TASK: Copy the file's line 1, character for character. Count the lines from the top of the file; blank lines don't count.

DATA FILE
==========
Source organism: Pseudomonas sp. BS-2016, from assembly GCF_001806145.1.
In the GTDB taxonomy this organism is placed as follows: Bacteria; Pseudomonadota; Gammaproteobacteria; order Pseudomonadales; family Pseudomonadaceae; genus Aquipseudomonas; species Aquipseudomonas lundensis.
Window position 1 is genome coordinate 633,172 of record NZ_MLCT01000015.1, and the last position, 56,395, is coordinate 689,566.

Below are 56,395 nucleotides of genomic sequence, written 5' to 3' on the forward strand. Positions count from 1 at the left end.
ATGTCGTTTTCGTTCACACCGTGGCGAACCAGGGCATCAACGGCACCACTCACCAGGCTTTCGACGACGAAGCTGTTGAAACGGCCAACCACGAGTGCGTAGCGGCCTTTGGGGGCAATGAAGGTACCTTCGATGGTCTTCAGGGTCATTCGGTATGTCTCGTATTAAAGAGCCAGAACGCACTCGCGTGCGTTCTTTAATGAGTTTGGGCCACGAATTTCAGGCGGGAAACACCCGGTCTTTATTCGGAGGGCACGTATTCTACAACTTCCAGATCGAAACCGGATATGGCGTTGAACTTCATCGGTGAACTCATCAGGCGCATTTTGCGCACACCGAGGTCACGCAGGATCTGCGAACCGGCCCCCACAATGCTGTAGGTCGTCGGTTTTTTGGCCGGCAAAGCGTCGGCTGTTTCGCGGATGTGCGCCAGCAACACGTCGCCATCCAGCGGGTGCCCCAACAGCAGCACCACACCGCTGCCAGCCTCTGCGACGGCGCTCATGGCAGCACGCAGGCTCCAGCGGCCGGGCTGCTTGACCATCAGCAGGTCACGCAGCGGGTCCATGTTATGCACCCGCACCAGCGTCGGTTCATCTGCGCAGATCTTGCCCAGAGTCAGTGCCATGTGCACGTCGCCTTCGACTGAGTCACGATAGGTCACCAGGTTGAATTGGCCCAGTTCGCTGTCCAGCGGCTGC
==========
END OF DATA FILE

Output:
Source organism: Pseudomonas sp. BS-2016, from assembly GCF_001806145.1.